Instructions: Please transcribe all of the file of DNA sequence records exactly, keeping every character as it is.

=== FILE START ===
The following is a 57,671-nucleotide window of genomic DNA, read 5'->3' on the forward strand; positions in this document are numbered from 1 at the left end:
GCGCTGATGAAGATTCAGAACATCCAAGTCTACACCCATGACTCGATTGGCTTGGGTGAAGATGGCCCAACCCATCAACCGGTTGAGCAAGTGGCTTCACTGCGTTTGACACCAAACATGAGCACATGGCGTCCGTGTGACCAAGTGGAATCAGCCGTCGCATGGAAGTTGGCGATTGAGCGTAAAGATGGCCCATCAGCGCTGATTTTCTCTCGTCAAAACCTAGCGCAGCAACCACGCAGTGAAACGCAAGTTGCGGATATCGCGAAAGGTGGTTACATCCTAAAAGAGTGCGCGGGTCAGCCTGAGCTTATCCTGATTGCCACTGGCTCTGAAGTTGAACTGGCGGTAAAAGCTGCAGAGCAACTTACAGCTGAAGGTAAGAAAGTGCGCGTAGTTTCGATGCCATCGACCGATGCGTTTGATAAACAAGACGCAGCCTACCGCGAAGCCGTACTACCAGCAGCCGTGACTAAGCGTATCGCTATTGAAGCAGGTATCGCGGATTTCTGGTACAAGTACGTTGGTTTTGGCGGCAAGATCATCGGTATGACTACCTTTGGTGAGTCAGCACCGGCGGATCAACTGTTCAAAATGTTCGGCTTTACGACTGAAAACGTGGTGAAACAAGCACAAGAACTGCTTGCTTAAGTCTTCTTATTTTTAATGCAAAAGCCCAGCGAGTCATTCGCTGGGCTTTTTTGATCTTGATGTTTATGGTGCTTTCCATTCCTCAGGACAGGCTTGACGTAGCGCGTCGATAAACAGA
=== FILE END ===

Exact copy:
The following is a 57,671-nucleotide window of genomic DNA, read 5'->3' on the forward strand; positions in this document are numbered from 1 at the left end:
GCGCTGATGAAGATTCAGAACATCCAAGTCTACACCCATGACTCGATTGGCTTGGGTGAAGATGGCCCAACCCATCAACCGGTTGAGCAAGTGGCTTCACTGCGTTTGACACCAAACATGAGCACATGGCGTCCGTGTGACCAAGTGGAATCAGCCGTCGCATGGAAGTTGGCGATTGAGCGTAAAGATGGCCCATCAGCGCTGATTTTCTCTCGTCAAAACCTAGCGCAGCAACCACGCAGTGAAACGCAAGTTGCGGATATCGCGAAAGGTGGTTACATCCTAAAAGAGTGCGCGGGTCAGCCTGAGCTTATCCTGATTGCCACTGGCTCTGAAGTTGAACTGGCGGTAAAAGCTGCAGAGCAACTTACAGCTGAAGGTAAGAAAGTGCGCGTAGTTTCGATGCCATCGACCGATGCGTTTGATAAACAAGACGCAGCCTACCGCGAAGCCGTACTACCAGCAGCCGTGACTAAGCGTATCGCTATTGAAGCAGGTATCGCGGATTTCTGGTACAAGTACGTTGGTTTTGGCGGCAAGATCATCGGTATGACTACCTTTGGTGAGTCAGCACCGGCGGATCAACTGTTCAAAATGTTCGGCTTTACGACTGAAAACGTGGTGAAACAAGCACAAGAACTGCTTGCTTAAGTCTTCTTATTTTTAATGCAAAAGCCCAGCGAGTCATTCGCTGGGCTTTTTTGATCTTGATGTTTATGGTGCTTTCCATTCCTCAGGACAGGCTTGACGTAGCGCGTCGATAAACAGA